The Comforts of Home Towns

By: Keir DeFonzo

Growing up in Concord, Massachusetts; I have vivid memories of being part of a community that took pride in its role of American history. Concord is a town known the start of the American Revolution and the “shot heard round the world”. Its landmarks are what make the town what it is today with the Old

Colonial Inn

North Bridge, Louisa May Alcott’s House, Walden Pond and of course the old Colonial Inn; which is located in the heart of Concord. The Colonial Inn was and still is a place for locals and visitors to gather socially or a base to find out the things to do in the area. Since I have been living close to Princeton and working at the Nassau Inn, I can relate to the significance it holds for the town and our guests.

Nassau Inn has planned events for decades with people whom have fond memories of out establishment from their childhood. Mothers have come with their daughters whose dream was to have a Nassau Inn wedding. One woman planned her mother’s 90th birthday party here. The Inn was a residence for their family back in the 1960’s as their home was being built in Princeton. The most recent event that that touched me greatly was a daughter whom planned her mother’s memorial service in our Palmer room. She felt this was the best place to celebrate her parent’s life since they were married here back in 1941.

There are so many comforts the Inn provides that make people feel at home. Whether it’s a quiet, comfortable spot in the Lobby to read a book, grab a hot cup of coffee and a homemade cookie at the end of the day, meet a friend in the Tap Room for a drink, grab information on local events at the front desk or even stop in to use the restrooms after a rigorous day of shopping on Nassau Street. The Nassau Inn is woven into the fabric of Princeton’s past, present and future.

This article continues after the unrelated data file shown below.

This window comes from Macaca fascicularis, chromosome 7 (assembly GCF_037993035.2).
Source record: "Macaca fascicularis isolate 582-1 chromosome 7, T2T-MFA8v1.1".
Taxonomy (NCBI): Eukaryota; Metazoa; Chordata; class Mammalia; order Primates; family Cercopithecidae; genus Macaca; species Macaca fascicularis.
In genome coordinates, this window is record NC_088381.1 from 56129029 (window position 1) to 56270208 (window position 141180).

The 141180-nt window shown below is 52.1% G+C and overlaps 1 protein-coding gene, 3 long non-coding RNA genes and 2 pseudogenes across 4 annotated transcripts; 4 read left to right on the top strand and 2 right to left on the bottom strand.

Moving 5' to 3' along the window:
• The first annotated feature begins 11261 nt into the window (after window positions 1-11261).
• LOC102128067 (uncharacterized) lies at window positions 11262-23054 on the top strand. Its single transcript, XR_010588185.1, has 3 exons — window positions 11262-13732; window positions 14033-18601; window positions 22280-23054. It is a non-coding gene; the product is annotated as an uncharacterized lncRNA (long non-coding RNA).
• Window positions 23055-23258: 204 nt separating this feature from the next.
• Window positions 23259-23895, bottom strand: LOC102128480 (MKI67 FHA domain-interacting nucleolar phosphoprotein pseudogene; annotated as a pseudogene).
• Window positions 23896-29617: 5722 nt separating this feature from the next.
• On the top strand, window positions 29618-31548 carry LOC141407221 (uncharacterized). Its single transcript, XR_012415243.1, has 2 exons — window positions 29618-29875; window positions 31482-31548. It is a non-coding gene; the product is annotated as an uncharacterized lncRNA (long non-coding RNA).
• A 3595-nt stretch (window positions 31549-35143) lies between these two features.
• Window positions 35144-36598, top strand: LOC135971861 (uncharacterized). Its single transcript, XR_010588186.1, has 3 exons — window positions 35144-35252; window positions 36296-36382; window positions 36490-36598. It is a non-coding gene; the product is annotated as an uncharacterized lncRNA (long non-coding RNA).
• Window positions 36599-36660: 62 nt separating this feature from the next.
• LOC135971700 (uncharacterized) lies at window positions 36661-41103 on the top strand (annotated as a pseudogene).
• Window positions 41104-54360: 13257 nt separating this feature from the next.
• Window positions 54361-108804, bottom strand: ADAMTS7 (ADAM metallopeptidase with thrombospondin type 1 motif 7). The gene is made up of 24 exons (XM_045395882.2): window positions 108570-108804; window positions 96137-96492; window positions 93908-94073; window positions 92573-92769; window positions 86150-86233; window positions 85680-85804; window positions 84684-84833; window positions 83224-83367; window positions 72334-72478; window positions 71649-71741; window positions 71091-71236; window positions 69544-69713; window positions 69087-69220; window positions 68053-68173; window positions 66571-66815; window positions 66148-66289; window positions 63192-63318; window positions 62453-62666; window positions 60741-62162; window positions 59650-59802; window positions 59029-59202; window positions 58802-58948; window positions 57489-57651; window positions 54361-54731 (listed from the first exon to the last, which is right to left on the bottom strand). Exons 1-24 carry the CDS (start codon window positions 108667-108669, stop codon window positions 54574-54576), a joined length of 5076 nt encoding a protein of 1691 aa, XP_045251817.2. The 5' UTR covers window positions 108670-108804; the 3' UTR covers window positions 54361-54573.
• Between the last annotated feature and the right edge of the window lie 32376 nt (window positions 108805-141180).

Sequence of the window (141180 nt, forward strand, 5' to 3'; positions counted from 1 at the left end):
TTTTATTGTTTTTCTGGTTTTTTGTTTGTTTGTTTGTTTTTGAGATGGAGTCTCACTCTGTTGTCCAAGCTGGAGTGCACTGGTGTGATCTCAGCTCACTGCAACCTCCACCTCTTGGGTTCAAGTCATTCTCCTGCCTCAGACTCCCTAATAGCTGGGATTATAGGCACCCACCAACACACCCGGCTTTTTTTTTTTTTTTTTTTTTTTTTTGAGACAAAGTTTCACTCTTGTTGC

Generations come here year after year because it is a place which remains constant in a society that is

Downtown Princeton

rapidly changing. With the advancement of technology, communication is driven more through a computer screen. One thing, however, remains constant: our desire for face to face hospitality and the need for human relationships. People still enjoy a couch by the fireplace to read. People still love to receive a warm greeting and smile when entering the establishment. People still fantasize about big family celebrations happening in the Prince William ballroom. All the modern day advancements that make life more convenient will never replace the feeling you get from having a place to go where you are made to feel you belong. The Nassau Inn serves as this place for everyone; the door is always open, season after season, year after year. Just as I reminisce about the Colonial Inn and Concord as always being the original place I called home, this is where memories are made, dreams come true and a place to call your home away from home.

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